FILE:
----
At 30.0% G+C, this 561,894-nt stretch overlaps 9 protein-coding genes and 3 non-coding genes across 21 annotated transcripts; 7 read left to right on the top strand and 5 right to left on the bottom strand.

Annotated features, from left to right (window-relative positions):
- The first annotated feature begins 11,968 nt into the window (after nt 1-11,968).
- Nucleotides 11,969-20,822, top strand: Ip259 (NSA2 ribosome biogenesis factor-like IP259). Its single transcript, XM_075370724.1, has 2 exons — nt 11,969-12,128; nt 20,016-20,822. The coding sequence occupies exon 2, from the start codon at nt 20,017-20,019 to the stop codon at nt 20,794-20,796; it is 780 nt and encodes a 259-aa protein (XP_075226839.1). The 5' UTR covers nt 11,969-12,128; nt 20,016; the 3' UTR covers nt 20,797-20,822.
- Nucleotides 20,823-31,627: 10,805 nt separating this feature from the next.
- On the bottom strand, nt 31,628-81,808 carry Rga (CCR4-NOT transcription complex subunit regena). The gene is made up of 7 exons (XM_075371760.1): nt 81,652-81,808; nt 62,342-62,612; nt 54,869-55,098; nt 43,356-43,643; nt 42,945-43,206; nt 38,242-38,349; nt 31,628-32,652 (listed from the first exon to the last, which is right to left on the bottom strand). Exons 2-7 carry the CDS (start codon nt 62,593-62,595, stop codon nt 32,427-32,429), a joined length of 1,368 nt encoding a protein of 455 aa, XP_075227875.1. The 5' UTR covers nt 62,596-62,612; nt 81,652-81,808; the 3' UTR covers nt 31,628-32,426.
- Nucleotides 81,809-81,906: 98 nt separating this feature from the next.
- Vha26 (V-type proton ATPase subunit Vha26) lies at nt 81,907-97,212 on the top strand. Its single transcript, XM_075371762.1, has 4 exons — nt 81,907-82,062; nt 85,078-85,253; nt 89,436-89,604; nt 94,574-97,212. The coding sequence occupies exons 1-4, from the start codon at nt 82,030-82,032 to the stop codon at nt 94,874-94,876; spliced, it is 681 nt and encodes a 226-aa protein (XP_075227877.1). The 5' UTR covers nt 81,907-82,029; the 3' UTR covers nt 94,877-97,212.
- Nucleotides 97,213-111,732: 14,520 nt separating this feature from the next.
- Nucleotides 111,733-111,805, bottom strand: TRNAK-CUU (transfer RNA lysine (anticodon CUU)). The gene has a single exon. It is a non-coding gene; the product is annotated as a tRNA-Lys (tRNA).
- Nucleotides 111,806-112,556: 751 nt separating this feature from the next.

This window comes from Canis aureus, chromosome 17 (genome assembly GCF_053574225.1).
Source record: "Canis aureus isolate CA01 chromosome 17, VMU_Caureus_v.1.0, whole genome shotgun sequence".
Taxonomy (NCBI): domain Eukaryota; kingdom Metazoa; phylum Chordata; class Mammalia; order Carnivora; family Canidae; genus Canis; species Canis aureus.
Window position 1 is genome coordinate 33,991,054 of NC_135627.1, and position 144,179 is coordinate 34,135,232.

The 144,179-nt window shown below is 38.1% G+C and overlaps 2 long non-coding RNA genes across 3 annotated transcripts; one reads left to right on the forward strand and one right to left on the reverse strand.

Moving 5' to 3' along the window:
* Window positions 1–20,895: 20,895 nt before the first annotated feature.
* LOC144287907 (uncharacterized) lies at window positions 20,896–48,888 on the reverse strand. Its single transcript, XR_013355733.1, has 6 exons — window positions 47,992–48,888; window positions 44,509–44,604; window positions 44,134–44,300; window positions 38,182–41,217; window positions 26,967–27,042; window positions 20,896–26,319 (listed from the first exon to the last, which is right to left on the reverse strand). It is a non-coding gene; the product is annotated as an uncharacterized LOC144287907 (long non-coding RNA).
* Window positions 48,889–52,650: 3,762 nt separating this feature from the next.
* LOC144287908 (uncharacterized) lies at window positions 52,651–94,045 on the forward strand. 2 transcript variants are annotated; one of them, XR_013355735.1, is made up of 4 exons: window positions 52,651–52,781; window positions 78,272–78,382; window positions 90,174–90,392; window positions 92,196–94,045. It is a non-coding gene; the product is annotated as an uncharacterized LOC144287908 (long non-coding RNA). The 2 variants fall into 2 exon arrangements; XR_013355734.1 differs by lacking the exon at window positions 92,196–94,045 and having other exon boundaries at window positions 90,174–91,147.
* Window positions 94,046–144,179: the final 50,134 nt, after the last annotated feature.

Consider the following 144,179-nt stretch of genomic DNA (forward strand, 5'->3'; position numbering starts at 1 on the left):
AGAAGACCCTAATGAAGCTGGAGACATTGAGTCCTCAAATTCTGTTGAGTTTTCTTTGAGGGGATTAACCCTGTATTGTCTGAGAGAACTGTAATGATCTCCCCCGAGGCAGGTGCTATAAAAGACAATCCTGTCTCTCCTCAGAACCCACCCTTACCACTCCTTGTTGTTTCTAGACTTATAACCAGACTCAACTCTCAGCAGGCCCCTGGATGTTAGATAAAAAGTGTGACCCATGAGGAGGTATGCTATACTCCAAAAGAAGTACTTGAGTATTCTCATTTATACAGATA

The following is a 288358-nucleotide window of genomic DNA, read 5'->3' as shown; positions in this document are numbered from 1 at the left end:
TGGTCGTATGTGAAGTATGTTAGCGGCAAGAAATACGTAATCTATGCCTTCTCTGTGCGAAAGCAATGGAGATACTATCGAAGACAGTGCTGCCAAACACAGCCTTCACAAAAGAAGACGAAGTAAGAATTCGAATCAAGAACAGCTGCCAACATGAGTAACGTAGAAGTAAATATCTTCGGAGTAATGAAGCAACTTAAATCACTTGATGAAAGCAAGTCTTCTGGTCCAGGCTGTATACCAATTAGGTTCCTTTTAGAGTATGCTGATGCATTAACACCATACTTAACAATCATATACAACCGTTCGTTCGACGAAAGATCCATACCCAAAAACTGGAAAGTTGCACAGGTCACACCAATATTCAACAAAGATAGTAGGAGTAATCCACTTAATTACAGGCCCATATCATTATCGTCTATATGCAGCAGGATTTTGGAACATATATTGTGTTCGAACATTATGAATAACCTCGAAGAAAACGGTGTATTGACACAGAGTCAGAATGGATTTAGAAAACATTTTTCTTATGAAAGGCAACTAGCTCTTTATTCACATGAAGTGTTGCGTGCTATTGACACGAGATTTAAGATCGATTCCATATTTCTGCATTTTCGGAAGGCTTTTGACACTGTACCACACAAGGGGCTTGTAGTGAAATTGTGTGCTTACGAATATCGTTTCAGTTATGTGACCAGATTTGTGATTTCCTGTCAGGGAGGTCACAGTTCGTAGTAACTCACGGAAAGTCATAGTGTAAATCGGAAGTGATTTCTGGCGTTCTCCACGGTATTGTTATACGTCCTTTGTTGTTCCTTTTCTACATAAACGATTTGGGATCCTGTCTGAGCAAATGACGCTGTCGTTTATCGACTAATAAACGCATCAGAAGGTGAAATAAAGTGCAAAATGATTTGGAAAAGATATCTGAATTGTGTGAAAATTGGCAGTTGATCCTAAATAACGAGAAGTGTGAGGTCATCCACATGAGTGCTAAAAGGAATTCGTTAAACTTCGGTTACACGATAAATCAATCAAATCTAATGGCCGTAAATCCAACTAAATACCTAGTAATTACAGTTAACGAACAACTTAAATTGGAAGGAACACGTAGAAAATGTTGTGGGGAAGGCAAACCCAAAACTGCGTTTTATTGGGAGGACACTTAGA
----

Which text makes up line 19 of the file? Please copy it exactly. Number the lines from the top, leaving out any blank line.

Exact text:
* LOC144287907 (uncharacterized) lies at window positions 20,896–48,888 on the reverse strand. Its single transcript, XR_013355733.1, has 6 exons — window positions 47,992–48,888; window positions 44,509–44,604; window positions 44,134–44,300; window positions 38,182–41,217; window positions 26,967–27,042; window positions 20,896–26,319 (listed from the first exon to the last, which is right to left on the reverse strand). It is a non-coding gene; the product is annotated as an uncharacterized LOC144287907 (long non-coding RNA).